The CIA Might Have Your Password After All

According to journalist Barton Gellman, a confidant of Edward Snowden, the spy agency’s viral account is funny—but not telling the whole truth.

National Journal
Dustin Volz
July 11, 2014, 12:58 p.m.

The CIA has been earn­ing rave re­views for the pitch-per­fect com­edy of its newly cre­ated Twit­ter ac­count.

But while fa­cetious tweets like “No, we don’t know where Tupac is” or “We can neither con­firm nor deny that this is our first tweet” have lent a little lev­ity to an in­tel­li­gence com­munity bur­ied by Ed­ward Snowden’s air­ing of its spy-pro­gram laun­dry, the com­edy has not dis­suaded journ­al­ists from fact-check­ing at least one of the ac­count’s claims.

In a lengthy art­icle Fri­day, Wash­ing­ton Post journ­al­ist Bar­ton Gell­man at­temp­ted to an­swer some ques­tions that have sur­faced since he re­por­ted last week on a new Snowden leak. Bur­ied deep in the re­port is a two-para­graph gem that says the CIA’s Twit­ter, while funny, is also propagat­ing mis­in­form­a­tion.

The CIA opened a Twit­ter ac­count last month and has used cheeky hu­mor to win a large fol­low­ing in a short time. On Monday, the ac­count sent out this an­nounce­ment: “No, we don’t know your pass­word, so we can’t send it to you.” It went vir­al, with more than 12,000 retweets.

As it hap­pens, the [Na­tion­al Se­cur­ity Agency] files we ex­amined in­cluded 1,152 “min­im­ized U.S. pass­words,” mean­ing pass­words to Amer­ic­an e-mail and chat ac­counts in­ter­cep­ted from U.S. data links. Don’t ex­pect tech sup­port from Langley, but the CIA does have ac­cess to that raw traffic.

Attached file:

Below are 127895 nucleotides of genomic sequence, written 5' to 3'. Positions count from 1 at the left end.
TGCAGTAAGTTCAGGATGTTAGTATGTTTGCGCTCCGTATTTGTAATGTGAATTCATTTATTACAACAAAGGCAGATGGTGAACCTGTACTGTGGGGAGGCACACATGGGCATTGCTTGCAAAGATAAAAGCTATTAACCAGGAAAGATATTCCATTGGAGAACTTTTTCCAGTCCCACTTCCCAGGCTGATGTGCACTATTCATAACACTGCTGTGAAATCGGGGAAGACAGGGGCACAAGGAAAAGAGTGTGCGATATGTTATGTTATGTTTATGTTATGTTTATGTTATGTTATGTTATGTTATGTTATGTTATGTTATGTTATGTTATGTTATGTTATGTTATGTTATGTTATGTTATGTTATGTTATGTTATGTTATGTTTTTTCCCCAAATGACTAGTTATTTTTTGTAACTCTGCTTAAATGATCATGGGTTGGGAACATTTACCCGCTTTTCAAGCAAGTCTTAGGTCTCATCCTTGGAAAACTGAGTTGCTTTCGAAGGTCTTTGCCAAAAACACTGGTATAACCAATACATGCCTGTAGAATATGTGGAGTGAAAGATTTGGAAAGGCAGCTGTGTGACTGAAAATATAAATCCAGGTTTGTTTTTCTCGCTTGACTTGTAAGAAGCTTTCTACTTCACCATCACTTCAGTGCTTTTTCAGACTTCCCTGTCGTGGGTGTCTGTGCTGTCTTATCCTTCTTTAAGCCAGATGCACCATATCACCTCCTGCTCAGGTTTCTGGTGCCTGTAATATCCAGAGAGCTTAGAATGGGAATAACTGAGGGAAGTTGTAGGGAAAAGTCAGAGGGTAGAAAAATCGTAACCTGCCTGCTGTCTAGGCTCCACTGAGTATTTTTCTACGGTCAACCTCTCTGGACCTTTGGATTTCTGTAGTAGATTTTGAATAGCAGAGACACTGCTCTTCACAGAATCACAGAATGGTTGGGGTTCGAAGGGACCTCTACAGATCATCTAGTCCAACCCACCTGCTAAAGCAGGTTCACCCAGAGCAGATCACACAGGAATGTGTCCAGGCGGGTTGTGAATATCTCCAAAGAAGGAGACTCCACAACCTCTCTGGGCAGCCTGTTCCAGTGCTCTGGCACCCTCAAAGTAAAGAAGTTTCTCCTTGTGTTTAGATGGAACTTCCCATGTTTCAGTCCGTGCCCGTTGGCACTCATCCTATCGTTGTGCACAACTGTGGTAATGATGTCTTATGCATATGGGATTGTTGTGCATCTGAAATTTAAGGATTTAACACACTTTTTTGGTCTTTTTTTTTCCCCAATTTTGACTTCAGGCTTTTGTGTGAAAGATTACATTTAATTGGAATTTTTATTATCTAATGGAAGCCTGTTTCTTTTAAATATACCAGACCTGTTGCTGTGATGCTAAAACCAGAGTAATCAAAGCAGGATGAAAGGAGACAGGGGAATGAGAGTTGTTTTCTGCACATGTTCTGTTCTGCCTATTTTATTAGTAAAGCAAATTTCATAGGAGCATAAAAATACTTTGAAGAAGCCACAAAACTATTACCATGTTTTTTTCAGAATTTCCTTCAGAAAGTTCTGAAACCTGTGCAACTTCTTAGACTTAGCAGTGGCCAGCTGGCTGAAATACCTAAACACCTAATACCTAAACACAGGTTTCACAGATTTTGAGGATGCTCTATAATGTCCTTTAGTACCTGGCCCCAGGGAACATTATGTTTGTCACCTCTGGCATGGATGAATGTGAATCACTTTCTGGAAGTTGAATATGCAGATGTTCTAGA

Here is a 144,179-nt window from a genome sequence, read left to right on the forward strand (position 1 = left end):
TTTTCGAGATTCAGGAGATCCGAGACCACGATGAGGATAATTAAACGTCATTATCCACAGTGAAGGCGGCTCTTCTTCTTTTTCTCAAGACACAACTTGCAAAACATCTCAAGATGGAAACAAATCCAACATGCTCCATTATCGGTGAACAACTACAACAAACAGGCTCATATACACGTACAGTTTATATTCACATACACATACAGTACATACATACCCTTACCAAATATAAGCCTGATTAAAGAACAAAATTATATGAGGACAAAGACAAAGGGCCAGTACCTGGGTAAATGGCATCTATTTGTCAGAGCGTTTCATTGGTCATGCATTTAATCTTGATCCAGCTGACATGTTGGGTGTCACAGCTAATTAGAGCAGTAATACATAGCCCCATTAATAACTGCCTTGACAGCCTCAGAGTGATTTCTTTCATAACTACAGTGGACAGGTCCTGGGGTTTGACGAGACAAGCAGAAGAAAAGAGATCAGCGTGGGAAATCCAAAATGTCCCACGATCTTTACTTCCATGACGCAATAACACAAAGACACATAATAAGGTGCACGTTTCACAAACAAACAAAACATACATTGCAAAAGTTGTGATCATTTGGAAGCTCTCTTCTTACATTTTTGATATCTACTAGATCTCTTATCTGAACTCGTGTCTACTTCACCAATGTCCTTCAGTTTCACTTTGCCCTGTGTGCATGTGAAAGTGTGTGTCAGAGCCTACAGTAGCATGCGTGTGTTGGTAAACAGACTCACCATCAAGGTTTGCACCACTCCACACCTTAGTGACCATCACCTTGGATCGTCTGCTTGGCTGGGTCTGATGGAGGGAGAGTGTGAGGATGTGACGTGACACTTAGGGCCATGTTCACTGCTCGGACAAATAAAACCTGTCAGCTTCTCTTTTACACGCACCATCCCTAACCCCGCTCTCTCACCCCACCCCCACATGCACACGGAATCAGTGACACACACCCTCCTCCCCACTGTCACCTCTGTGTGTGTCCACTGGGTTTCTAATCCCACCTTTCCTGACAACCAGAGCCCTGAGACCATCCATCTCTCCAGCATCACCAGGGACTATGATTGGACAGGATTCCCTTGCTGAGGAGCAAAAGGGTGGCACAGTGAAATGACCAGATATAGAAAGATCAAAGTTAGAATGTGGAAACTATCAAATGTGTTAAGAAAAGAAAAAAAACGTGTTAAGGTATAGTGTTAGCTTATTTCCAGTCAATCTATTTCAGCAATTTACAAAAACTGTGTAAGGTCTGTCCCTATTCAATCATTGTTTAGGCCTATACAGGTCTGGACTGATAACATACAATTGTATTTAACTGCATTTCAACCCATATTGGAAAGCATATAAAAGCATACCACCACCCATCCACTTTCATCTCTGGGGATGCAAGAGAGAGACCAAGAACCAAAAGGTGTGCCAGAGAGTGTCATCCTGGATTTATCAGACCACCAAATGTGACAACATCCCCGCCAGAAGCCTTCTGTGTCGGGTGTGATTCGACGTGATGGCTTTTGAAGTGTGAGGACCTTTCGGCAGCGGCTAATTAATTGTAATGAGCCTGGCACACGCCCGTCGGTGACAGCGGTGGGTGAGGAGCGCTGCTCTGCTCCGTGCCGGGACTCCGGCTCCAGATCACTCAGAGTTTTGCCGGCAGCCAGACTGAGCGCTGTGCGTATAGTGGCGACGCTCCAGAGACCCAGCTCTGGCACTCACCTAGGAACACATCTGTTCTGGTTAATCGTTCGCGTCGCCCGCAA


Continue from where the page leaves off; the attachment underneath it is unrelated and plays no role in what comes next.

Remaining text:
Those num­bers come from a batch of 160,000 in­ter­cep­ted com­mu­nic­a­tions provided by Snowden, a tiny sample of the In­ter­net data the NSA routinely col­lects. U.S. com­mu­nic­a­tions that are in­cid­ent­ally col­lec­ted dur­ing sur­veil­lance of a for­eign tar­get are re­quired to be “min­im­ized,” mean­ing there are lim­its to how they can be searched. But such searches are not for­bid­den, and, Gell­man notes, agen­cies can dis­trib­ute U.S. iden­tit­ies in re­ports to one an­oth­er.

Gell­man’s big NSA ex­posé last week claimed that the vast ma­jor­ity of In­ter­net ac­counts mon­itored by U.S. in­tel­li­gence agen­cies do not be­long to over­seas tar­gets, but in­stead to or­din­ary In­ter­net users who com­mu­nic­ate dir­ectly with those tar­gets.

The im­plic­a­tions of Gell­man’s story are pro­found and ser­i­ous, and par­tially re­fute some find­ings in a re­port from the pres­id­ent’s in­de­pend­ent pri­vacy-watch­dog pan­el, which de­clared the NSA’s for­eign sur­veil­lance tech­niques leg­al and ef­fect­ive.

The CIA Twit­ter ac­count’s may be at­tempt­ing to lever­age lev­ity for flex­ib­il­ity with the facts, but that’s un­likely to quell the horde of anti-sur­veil­lance act­iv­ists who claim the in­tel­li­gence com­munity has per­sist­ently been mis­lead­ing and dis­hon­est about the true mag­nitude of its spy pro­grams.

MOST READ
What We're Following See More »
IN ADDITION TO DNC AND DCCC
Clinton Campaign Also Hacked
10 hours ago
THE LATEST
1.5 MILLION MORE TUNED IN FOR TRUMP
More People Watched Trump’s Acceptance Speech
10 hours ago
THE DETAILS

Hillary Clinton hopes that television ratings for the candidates' acceptance speeches at their respective conventions aren't foreshadowing of similar results at the polls in November. Preliminary results from the networks and cable channels show that 34.9 million people tuned in for Donald Trump's acceptance speech while 33.3 million watched Clinton accept the Democratic nomination. However, it is still possible that the numbers are closer than these ratings suggest: the numbers don't include ratings from PBS or CSPAN, which tend to attract more Democratic viewers.

Source:
×